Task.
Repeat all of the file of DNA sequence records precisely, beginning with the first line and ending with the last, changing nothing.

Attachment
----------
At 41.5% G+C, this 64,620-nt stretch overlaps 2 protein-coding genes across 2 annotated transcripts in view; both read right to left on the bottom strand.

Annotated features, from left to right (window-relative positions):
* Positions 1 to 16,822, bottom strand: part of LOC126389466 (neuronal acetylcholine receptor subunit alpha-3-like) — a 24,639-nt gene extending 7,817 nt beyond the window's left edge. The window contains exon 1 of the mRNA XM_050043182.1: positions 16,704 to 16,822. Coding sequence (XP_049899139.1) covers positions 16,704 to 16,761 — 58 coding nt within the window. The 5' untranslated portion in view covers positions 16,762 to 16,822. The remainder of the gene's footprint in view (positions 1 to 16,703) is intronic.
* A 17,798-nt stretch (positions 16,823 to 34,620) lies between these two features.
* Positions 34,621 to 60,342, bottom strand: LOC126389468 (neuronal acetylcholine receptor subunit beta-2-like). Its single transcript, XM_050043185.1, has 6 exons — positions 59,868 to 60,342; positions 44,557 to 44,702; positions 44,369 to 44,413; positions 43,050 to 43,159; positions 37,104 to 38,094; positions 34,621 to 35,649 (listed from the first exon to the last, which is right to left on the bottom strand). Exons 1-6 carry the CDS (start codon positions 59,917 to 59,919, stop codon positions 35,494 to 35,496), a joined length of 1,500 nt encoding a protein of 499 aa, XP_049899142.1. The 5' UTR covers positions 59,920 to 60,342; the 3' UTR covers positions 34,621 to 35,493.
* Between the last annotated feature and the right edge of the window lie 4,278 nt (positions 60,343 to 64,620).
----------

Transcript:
At 41.5% G+C, this 64,620-nt stretch overlaps 2 protein-coding genes across 2 annotated transcripts in view; both read right to left on the bottom strand.

Annotated features, from left to right (window-relative positions):
* Positions 1 to 16,822, bottom strand: part of LOC126389466 (neuronal acetylcholine receptor subunit alpha-3-like) — a 24,639-nt gene extending 7,817 nt beyond the window's left edge. The window contains exon 1 of the mRNA XM_050043182.1: positions 16,704 to 16,822. Coding sequence (XP_049899139.1) covers positions 16,704 to 16,761 — 58 coding nt within the window. The 5' untranslated portion in view covers positions 16,762 to 16,822. The remainder of the gene's footprint in view (positions 1 to 16,703) is intronic.
* A 17,798-nt stretch (positions 16,823 to 34,620) lies between these two features.
* Positions 34,621 to 60,342, bottom strand: LOC126389468 (neuronal acetylcholine receptor subunit beta-2-like). Its single transcript, XM_050043185.1, has 6 exons — positions 59,868 to 60,342; positions 44,557 to 44,702; positions 44,369 to 44,413; positions 43,050 to 43,159; positions 37,104 to 38,094; positions 34,621 to 35,649 (listed from the first exon to the last, which is right to left on the bottom strand). Exons 1-6 carry the CDS (start codon positions 59,917 to 59,919, stop codon positions 35,494 to 35,496), a joined length of 1,500 nt encoding a protein of 499 aa, XP_049899142.1. The 5' UTR covers positions 59,920 to 60,342; the 3' UTR covers positions 34,621 to 35,493.
* Between the last annotated feature and the right edge of the window lie 4,278 nt (positions 60,343 to 64,620).